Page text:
Well I suppose they think its a safety issue. If there’s no deductible people will be more likely to replace a broken windshield and will be able to see better. Insurance commissions decide the minimum policy requirements that every policy sold in the state must have, such as liability coverage and so on. Also is (was) done for medical, home owners, auto, etc. Its mainly a protection for the consumer so that no matter who sells a policy, it will meet certain standards. I haven’t had an insurance license for over 40 years so that’s all I can remember.


#14

AIUI, the Massachusetts law says there will be a $0 deductible for windshield repairs as part of comprehensive. As bing noted, I recall the motivation for it was to reduce the amount of cars being driven with broken windshields.


#15

Here Allstate no longer covers windshields except where the damage is part of accident damage such as collision and rollover. Since the area uses chipped gravel on the roads for traction, windshield chips are very common.

I no longer fix those chips and drive until there are too many in my line of sight, then replace the whole windshield.


#16

MA requirements:

The windshield shall be free of any of the following defects:

  1. any broken glass with sharp or jagged edges inside or outside;
  2. any stone bruise, star break, or bull’s eye damage in excess of one inch in diameter within
    the area covered by the sweep of the vehicle’s wipers provided by the vehicle’s manufacturer
    (“the critical viewing area”) or larger than two inches outside the critical viewing area, or
    multiple such damage;
  3. any single line crack which extends more than three inches into the critical viewing area;
  4. multiple cracks one or more which extends into the critical viewing area;
  5. any wiper scrapes in excess of 1/4 inch wide within the critical viewing area;
  6. any clouding extending more than three inches within perimeter of the exposed glass;
  7. any poster, sticker, decal, or similar object, attached to the windshield in such a manner
    as to obstruct the vision of the operator.

#17

Ahh, I see. Of course people would be more likely to get their windshields replaced if it were free. I’ve been driving with a cracked one for 10 years, because I don’t see the value in replacing it.

But nothing’s really free. I wonder how much insurance companies have to spend each year replacing windshields for free. And I wonder how much lower insurance premiums would be if they didn’t have to replace windshields and everyone had a $500 deductible?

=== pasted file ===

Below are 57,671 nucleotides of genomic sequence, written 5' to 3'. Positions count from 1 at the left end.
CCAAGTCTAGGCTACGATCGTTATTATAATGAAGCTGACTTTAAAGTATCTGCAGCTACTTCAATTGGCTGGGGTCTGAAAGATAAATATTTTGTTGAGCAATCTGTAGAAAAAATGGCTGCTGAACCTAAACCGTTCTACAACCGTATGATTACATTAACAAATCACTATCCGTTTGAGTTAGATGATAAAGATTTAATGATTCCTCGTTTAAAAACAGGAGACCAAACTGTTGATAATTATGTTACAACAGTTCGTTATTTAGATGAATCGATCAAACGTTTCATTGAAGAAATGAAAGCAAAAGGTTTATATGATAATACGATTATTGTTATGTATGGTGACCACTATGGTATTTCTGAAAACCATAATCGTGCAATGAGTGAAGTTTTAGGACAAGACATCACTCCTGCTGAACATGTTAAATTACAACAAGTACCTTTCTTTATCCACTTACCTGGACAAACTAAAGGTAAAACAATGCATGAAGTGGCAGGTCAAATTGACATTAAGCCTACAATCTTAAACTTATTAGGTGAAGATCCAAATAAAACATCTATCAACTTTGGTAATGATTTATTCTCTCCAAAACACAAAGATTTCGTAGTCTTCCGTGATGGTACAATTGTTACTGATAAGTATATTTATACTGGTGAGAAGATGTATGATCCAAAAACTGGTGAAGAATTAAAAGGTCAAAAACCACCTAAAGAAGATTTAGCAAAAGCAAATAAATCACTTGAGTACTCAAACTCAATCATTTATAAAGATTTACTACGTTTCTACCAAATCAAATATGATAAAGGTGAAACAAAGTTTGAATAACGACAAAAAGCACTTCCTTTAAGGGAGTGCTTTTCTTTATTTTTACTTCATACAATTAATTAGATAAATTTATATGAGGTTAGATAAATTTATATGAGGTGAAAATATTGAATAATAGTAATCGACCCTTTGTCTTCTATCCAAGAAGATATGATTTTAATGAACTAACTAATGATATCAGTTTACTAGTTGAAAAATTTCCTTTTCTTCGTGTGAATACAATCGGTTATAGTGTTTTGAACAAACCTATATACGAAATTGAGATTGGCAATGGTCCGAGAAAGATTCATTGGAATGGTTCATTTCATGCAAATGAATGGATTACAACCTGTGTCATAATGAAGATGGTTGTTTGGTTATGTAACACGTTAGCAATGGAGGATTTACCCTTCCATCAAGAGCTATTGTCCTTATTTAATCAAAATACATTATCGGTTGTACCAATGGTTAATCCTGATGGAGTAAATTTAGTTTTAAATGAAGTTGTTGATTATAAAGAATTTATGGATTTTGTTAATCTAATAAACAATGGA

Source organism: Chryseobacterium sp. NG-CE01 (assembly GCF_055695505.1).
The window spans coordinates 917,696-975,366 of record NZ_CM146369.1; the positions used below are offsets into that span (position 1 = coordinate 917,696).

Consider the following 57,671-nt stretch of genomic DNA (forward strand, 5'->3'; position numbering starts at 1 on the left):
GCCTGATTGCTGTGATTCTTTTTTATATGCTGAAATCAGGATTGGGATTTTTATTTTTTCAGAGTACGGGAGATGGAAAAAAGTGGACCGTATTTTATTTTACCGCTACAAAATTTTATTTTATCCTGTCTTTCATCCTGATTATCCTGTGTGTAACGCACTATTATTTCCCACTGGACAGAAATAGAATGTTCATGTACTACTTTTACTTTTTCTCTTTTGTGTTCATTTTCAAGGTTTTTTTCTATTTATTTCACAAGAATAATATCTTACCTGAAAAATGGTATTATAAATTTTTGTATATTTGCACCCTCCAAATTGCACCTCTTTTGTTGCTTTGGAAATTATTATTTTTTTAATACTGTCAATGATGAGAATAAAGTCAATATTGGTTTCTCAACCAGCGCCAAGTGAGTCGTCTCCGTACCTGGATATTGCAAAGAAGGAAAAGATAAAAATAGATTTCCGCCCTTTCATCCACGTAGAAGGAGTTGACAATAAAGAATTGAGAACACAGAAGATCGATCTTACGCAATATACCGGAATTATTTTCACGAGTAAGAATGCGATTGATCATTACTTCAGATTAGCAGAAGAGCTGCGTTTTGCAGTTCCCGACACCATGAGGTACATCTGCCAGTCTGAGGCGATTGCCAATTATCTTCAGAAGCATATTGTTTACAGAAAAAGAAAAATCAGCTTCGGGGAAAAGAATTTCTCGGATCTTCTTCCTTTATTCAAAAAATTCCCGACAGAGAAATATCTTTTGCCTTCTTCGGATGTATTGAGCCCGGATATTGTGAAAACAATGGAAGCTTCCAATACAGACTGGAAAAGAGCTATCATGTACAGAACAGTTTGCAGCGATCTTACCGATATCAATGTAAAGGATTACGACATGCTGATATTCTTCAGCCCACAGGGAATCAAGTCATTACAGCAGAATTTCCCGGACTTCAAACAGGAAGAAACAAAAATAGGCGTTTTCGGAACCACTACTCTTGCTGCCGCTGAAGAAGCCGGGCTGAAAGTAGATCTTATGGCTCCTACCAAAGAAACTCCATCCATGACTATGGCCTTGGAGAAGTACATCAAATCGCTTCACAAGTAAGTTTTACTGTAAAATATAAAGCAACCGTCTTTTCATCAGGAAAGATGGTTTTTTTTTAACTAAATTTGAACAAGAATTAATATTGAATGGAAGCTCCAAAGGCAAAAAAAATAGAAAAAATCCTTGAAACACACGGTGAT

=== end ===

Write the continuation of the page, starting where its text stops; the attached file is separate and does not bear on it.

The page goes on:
#18

@BillRussell Here you cannot have a CRACK in your windshield longer than 2 inches if it is in your line of sight and covered by the wipers. Some just put a shorter wiper blade on the side with the crack. I have a 9" crack just above the hood line which does not bother me. Theoretically I might be told to fix it or replace the windshield. Chips are not a problem.

Many of these cracks are caused by the Highway Department trucks spreading their gravel chips which will hit your windshield unless you stay a safe distance behind.


#19

In New York State you don’t have to have glass coverage and, if you do, there is no mandate to have a $0 deductible. Many agents and insurance companies will try to squeeze the rates down to win your business by cutting corners such as making your glass coverage subject to a deductible. As an educated consumer you MUST read your coverage statement to make sure you are getting what you want. I would never pay for glass coverage that was subject to a deductible but I have seen friends who got hit with that and did not find out until they had to make a claim.


#20

I got a call back from my local agent this morning. State Farm dropped the zero deductible for windshield repair about 8 years ago. Its hard to believe that it has been over 8 years since I last had a windshield repaired. Once your over the hill, you pick up speed. This was only for repairs, not for replacements and you had to have comprehensive insurance on the car.

If I take it to a glass shop, the cost to repair is less than $50. which is my deductible. I can DIY for about $12 or I can use some of that Meguires Ultra Wax, which is a crosslinked polymer to fill and protect the chip from water/ice. BTW, the star is about 1/4" across, very small. There are two pits near it from other stones.

There is another cost to me as well. I use a 5% tint strip across the top of my windshield and that has to be replaced when the windshield is replaced and it is about $50, plus the long drive to the best tint shop in the mid south.